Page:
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Cascades Volcano Observatory

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The U.S. Geological Survey's Cascades Volcano Observatory strives to serve the national interest by helping people to live knowledgeably and safely with volcanoes in Washington, Oregon, and Idaho. 

News

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Monitoring stations detect small magnitude earthquakes at Mount Hood (December 8-13, 2023)

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Uptick in earthquake activity at Mount St. Helens remains within background levels (July 15, 2023-Present)

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Tonga’s Hunga eruption produced the most intense lightning ever recorded

Publications

Dynamics of magma mixing and magma mobilization beneath Mauna Loa – Insights from the 1950 AD Southwest Rift Zone eruption.

Eruptions from Mauna Loa’s Southwest Rift Zone (SWRZ) pose a significant threat to nearby communities due to high eruption rates and steep slopes resulting in little time for evacuation. Despite the large body of research done on Mauna Loa, knowledge of the timing and duration of magma residence and transfer through its internal plumbing system is still poorly constrained. This study presents a fi
Authors
Maren Kahl, Daniel J. Morgan, Carl Thornber, Richard Walshaw, Kendra J. Lynn, Frank A. Trusdell

Can lava flow like water? Assessing applications of critical flow theory to channelized basaltic lava flows

Flowing lava and water have dramatically different physical properties but can form similar hydraulic structures, including undular hydraulic jumps, or standing wave trains. In water flows, undular hydraulic jumps are evidence of critical flow (Froude number ∼1) and open-channel hydraulic theory provides a powerful tool for estimating flow depth and velocity. Monitoring these parameters in an acti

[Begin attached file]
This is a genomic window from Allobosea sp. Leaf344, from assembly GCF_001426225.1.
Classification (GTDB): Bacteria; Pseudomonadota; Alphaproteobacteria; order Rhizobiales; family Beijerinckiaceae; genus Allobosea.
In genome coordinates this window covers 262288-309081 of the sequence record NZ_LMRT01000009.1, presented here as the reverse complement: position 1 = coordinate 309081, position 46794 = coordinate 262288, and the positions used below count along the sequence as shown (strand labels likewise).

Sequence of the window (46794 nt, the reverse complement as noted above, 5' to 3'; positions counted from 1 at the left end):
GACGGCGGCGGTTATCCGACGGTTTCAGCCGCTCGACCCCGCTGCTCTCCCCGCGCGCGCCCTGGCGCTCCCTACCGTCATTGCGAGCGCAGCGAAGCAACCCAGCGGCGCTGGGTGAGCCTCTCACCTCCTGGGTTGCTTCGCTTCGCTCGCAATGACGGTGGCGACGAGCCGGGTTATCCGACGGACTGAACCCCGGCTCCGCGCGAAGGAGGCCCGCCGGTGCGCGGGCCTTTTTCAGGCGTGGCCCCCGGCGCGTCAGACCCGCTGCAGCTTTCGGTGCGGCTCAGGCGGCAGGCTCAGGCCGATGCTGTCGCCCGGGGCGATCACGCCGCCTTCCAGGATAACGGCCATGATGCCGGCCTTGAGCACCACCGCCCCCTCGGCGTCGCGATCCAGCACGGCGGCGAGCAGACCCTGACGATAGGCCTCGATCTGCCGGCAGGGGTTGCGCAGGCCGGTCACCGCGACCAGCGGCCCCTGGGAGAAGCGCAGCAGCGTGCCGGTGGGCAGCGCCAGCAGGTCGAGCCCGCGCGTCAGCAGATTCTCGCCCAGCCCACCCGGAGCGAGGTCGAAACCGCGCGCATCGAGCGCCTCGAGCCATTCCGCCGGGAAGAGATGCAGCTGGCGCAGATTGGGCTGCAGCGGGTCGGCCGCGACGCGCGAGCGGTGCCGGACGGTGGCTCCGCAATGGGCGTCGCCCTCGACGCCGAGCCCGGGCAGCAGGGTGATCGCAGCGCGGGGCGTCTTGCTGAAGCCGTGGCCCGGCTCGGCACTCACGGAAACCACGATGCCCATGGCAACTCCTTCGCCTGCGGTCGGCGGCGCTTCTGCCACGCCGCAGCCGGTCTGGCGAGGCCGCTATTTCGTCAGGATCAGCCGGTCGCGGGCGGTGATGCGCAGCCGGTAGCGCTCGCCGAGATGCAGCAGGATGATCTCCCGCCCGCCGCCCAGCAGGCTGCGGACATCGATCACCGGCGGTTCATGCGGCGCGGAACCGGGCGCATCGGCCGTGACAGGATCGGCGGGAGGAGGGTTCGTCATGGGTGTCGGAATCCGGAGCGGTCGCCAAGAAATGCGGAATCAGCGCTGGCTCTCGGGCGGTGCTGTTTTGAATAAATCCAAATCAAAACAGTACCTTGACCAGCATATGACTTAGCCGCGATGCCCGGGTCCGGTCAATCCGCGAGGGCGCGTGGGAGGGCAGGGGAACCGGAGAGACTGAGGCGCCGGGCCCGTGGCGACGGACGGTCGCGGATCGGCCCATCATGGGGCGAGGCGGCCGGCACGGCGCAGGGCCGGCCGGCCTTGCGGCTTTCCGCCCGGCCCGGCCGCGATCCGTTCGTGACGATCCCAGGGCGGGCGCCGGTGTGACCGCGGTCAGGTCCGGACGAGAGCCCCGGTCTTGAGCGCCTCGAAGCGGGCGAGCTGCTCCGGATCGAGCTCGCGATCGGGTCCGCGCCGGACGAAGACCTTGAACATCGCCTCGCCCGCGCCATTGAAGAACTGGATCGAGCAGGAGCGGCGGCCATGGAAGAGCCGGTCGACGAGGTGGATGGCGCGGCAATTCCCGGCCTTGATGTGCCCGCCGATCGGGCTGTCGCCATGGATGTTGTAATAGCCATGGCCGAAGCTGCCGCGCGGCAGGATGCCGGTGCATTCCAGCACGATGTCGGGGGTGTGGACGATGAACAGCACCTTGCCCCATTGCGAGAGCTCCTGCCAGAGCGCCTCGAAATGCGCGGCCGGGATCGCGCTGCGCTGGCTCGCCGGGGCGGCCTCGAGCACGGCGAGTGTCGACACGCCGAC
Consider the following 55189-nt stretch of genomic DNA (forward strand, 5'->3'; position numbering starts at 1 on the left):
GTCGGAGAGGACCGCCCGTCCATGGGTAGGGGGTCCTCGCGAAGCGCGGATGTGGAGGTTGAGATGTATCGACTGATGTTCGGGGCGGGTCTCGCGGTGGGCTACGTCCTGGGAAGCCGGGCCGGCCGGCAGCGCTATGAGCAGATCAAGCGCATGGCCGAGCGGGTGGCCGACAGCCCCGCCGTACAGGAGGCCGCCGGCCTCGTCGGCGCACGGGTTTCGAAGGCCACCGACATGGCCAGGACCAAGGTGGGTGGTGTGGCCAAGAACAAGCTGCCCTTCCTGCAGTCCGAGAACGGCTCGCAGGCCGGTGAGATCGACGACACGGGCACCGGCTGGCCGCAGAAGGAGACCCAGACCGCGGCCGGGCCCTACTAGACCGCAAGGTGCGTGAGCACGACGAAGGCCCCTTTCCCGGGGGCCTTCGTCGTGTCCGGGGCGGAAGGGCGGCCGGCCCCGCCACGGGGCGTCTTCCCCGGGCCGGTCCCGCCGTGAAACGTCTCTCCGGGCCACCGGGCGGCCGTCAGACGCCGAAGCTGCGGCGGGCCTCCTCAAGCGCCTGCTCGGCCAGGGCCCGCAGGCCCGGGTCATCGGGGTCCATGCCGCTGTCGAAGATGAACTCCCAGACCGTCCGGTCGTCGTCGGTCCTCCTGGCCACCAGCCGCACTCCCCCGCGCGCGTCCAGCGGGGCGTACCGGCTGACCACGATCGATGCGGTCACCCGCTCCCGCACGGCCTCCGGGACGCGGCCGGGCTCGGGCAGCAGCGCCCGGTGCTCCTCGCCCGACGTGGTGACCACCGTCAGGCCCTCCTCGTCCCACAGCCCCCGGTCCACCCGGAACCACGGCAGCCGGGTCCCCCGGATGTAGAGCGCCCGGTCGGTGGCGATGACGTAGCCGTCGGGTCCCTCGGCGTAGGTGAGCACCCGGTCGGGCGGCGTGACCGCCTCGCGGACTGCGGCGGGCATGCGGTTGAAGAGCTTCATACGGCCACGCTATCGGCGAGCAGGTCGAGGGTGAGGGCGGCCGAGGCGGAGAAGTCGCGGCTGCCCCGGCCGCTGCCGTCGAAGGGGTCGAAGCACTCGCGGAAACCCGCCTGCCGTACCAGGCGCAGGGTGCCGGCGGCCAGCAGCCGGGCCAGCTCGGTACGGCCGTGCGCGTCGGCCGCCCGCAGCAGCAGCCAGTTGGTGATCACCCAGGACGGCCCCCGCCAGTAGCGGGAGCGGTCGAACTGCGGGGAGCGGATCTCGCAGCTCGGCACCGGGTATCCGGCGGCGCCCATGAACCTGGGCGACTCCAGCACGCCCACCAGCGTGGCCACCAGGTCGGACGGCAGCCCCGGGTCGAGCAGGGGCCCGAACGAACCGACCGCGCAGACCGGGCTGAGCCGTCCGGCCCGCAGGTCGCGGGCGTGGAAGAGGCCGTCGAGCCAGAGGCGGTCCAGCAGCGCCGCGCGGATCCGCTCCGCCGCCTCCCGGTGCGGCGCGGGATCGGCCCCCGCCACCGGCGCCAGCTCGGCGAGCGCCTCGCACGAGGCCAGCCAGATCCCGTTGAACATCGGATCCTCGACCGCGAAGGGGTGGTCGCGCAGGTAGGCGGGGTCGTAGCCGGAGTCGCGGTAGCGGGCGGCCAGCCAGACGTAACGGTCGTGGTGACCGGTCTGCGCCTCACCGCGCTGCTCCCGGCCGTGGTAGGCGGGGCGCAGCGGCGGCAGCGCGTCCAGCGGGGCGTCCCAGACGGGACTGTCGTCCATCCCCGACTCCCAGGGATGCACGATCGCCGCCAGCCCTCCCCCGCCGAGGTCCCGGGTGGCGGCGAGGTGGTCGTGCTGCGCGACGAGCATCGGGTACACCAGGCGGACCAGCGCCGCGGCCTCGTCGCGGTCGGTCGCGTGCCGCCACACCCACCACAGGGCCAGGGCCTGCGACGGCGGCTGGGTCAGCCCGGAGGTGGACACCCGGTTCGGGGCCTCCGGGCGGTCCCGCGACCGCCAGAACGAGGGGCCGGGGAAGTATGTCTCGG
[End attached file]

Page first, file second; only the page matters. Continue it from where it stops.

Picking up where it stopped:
Authors
Hannah R. Dietterich, Gordon E. Grant, Becky Fasth, J. J. Major, Katharine V. Cashman

Mount St. Helens at 40

No abstract available. 
Authors
Jon J. Major

Science

Columbia River Basalt Group Stretches from Oregon to Idaho

The Columbia River Basalt Group (CRBG) is the youngest, smallest and one of the best-preserved continental flood basalt province on Earth, covering over 210,000 km2 of mainly eastern Oregon and Washington, western Idaho, and part of northern Nevada.
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Columbia River Basalt Group Stretches from Oregon to Idaho

The Columbia River Basalt Group (CRBG) is the youngest, smallest and one of the best-preserved continental flood basalt province on Earth, covering over 210,000 km2 of mainly eastern Oregon and Washington, western Idaho, and part of northern Nevada.
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The Boring Volcanic Field — Hills of the Portland Basin

Non-enthusiasts may consider the Boring Volcanic Field aptly named, but the title comes from its location, not from a lack of interesting characteristics.
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The Boring Volcanic Field — Hills of the Portland Basin

Non-enthusiasts may consider the Boring Volcanic Field aptly named, but the title comes from its location, not from a lack of interesting characteristics.
Learn More

Monitoring Cascade Volcanoes

Active volcanoes are complex natural systems, and understanding a volcano's behaviors requires the attention of specialists from many science disciplines. It demands a combination of current knowledge about magma systems, tectonic plate motion, volcano deformation, earthquakes, gases, chemistry, volcano histories, processes, and hazards.
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Monitoring Cascade Volcanoes

Active volcanoes are complex natural systems, and understanding a volcano's behaviors requires the attention of specialists from many science disciplines. It demands a combination of current knowledge about magma systems, tectonic plate motion, volcano deformation, earthquakes, gases, chemistry, volcano histories, processes, and hazards.
Learn More